By Funmilayo Adeyemi
The UNESCO Read and Earn Federation (UNESCO REF) has unveiled the Young Women in Agriculture (YWA) champions initiative, aimed at achieving “zero hunger” for the country.
The President, UNESCO REF, Prince Abdulsalami Ladigbolu, in Abuja on Wednesday said that initiative under its Strategic Intervention Programme -ALPHA (SIP-ALPHA) would help in attain the United Nations global goals before or by 2030.
According to him, agriculture was the mainstay of Nigeria’s economy before the discovery of crude oil.
As such, from 1960 to 1969, the sector accounted for average of 57 per cent of Gross Domestic Product (GDP) and generated 64.5 per cent of export earnings.
Recognising the key role women play in agriculture, Ladigbolu said the initiative could not have come at any better time than now when food insecurity had become a major issue.
”The Food and Agriculture Organisation (FAO) estimates that women make up 43 per cent of the agricultural workforce globally. This number goes up to over 60 per cent in least developed countries.
” In spite of the key role women play in agricultural development, women have less access to technologies, In information, resources, and finance for their agriculture activities across the globe.
”The cost of the gender productivity gap in agriculture-inequalities in access to and control of productive and financial resources inhibits agricultural productivity, reduces food security, and costs millions to countries,” he said.
The president also said that agriculture has incredible impact on lives and communities ranging from food provision to creating jobs and economic opportunities.
He canvassed for the exploration of new technologies and approaches that would transform the agricultural industry.
“At UNESCO REF, we are optimistic that this transformative approach would enhance the acceleration of past progress made by putting us on track towards achieving the goal of strengthening small holders, women’s livelihood and resilience in Nigeria.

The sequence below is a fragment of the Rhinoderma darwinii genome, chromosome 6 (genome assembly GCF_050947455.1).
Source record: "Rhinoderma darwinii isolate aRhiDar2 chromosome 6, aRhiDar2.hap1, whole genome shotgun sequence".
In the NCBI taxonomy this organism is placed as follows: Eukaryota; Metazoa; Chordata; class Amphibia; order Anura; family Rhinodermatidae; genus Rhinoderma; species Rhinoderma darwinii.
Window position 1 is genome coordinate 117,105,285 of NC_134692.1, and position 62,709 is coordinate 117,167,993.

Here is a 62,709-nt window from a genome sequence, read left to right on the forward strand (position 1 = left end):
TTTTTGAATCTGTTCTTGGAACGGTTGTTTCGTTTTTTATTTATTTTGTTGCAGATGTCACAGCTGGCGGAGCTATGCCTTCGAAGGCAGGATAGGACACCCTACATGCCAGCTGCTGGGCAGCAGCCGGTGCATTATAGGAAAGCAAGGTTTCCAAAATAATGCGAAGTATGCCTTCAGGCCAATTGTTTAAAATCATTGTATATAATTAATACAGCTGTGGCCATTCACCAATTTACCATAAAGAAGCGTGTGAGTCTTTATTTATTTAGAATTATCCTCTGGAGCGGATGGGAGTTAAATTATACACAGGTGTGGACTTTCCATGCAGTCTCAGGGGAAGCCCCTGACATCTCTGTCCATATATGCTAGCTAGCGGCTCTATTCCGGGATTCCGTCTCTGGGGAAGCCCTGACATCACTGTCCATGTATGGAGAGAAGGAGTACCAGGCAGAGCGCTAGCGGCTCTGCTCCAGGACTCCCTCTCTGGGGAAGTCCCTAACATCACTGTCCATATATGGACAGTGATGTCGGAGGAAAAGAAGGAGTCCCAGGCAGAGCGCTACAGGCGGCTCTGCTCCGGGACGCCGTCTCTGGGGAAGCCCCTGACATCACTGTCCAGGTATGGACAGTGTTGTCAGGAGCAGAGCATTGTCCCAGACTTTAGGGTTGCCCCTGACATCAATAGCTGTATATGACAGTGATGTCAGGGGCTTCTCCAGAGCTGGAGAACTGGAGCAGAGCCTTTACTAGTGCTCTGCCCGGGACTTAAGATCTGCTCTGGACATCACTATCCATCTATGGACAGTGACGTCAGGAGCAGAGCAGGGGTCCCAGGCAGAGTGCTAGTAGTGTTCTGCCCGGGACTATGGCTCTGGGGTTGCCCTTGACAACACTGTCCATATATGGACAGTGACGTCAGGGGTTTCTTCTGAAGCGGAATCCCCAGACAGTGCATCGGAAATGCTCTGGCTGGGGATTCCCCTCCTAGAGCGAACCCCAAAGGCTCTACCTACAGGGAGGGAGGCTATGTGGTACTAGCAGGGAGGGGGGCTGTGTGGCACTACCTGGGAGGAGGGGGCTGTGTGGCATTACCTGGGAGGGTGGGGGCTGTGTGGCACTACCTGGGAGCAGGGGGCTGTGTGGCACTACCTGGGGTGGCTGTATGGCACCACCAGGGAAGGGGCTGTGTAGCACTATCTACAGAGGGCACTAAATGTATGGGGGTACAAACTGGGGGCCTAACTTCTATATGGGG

” This is part of concerted efforts in ensuring food security, addressing food waste and loss, improve food nutrition security and provide them with viable strategies that create real, long-term results for economic development and community stability,” he added
He stressed the need for equal inclusion of women in all areas of development initiatives as this would enable them to fully use their potential, creativity and talents.
He said that their inclusion was instrumental for the economic development of the country, adding that the economic strength of women would help achieve other pillars of the Sustainable Development Goals.
Meanwhile, the Chief Executive Officer (CEO), Women’s Space in the United States, Ogechi Onyeukwu, said risks were associated with food insecurity, hunger, poverty and poor diets, hence the need for the initiative.
Onyeukwu said the Russia’s invasion of Ukraine had accelerated a global food crisis, driving millions more into extreme poverty, and around 205 million people across 45 countries now have so little food to eat.
”As a Nigerian in the diaspora, I have always been passionate about the development of women development and find it paramount to contribute my own quarter towards the actualisation of the United Nations global goal in the country.
”That is why I took it upon myself to talk to relevant stakeholders in the US, most especially with the executive members of Women’s space to see reasons why we should invest in women capacity building, focusing on the agricultural sector.
”This is because agriculture is also crucial to economic growth, accounting for 4 per cent of global GDP and in some least-developed countries, it can account for more than 25 per cent of GDP,” she said.
She further urged Nigerians in the diaspora to embrace the cause of women’s development to create a supportive environment for Nigerian women to thrive. (NAN)(www.nannews.ng)
Edited by Julius Toba-Jegede